Last week I had the pleasure of visiting Amelia Maldonado Elementary in Tucson, Arizona, to talk with their first and second grades. The school is named in honor of Amelia Margarita Maldonado, who lived from 1895-1988. I quote from the school's website: "She became a pioneer in bilingual education teaching in both English and Spanish around 1919. A third native generation of Tucson, she was the youngest of three daughters of Francisco and Josefa Maldonado. The Maldonados considered education a 'sacred honor', and encouraged their daughter to continue. Amelia was one of the first Latinas to graduate from the University of Arizona in 1919. She began teaching at Drachman Elementary at the heart of the barrio. More information can be found in the book Latinas in the United States, A Historical Encyclopedia, edited by Vicki Ruiz and Virginia Sanchez Korrol."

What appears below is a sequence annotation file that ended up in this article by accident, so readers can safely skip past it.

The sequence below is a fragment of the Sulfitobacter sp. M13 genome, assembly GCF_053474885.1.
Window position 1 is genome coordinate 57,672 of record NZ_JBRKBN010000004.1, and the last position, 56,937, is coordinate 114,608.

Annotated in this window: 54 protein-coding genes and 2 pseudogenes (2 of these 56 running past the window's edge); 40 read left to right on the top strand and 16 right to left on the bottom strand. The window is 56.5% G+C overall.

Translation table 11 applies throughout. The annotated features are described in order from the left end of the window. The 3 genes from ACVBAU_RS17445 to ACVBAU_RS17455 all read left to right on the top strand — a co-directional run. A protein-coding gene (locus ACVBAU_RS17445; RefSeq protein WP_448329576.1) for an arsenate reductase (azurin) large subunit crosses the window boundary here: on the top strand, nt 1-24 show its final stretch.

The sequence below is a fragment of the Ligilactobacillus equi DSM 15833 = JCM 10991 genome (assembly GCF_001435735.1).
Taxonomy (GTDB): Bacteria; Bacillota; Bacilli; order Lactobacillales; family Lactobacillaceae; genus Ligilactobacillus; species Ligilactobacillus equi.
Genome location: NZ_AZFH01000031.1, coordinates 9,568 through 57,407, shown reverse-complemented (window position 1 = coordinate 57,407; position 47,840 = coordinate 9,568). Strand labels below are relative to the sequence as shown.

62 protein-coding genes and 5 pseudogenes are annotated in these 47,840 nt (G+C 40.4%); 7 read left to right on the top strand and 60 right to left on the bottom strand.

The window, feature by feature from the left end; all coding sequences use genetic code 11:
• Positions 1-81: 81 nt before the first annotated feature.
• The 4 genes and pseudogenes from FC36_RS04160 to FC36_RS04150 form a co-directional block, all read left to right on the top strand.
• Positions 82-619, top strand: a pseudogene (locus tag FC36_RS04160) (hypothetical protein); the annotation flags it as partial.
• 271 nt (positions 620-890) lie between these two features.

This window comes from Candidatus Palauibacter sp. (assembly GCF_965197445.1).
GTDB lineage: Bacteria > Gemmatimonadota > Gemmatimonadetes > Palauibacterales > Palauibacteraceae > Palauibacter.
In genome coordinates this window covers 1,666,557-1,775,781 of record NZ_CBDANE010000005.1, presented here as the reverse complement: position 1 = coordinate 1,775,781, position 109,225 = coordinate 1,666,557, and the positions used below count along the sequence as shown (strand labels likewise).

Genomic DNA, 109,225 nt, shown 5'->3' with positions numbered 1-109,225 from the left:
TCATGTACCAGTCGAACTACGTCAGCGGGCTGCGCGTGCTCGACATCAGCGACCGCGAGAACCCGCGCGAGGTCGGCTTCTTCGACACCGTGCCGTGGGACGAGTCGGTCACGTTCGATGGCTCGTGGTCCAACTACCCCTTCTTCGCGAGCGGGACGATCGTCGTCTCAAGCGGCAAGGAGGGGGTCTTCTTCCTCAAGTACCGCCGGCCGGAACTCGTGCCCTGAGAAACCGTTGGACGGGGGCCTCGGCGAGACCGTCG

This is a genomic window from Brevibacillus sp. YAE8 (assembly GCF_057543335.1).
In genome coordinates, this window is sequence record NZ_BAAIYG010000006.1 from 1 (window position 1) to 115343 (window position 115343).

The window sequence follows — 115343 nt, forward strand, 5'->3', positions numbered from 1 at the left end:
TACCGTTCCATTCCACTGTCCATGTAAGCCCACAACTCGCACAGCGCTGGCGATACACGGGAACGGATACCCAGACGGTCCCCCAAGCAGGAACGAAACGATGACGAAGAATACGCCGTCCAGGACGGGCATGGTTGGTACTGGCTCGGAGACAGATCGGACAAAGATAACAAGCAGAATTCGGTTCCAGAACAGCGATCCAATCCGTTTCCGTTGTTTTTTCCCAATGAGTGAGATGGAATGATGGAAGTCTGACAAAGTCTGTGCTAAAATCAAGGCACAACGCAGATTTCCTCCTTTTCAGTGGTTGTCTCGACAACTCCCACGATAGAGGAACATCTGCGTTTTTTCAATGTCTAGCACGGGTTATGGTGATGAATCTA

I planned to drive down to Maldonado the morning of my visit. I left my house at 6 am for the 2-hour drive---plenty of time to arrive before my 9 am program, I thought. Perhaps I would even have time for a second breakfast before I presented! But it was not to be. First there was an automobile accident---fortunately not serious, but enough to delay traffic considerably. Then there were the long, long sections of road repair work. Again, more delays. And last but not least, miles and miles of all traffic travelling at just 35 mph or less. When I finally got up to the obstruction myself, I found that it was a huge, two-lane-wide piece of machinery on an enormous rig, travelling along the highway at a snail's pace, escorted by multiple police cars with flashing lights, fore and aft. All of us by-now-anxious commuters had to inch around this behemoth one vehicle at a time. I glanced at my watch more and more frequently. Eight-thirty...eight-thirty-five...eight-forty...and I was still miles away from Maldonado. I called the librarian on my cell phone and alerted her to the problem. At eight-fifty-five I wheeled into the Maldonado parking lot, dripping with persperation. Whew! I grabbed my satchel, jumped out of the car, and bounded into the inner courtyard where the librarian was waiting for me. She rushed me to the library, I taped paper to the rolling bulletin board, and was ready to go---just as the students began filing into the room! Whether because of the rush, or in spite of it, my program was a complete success.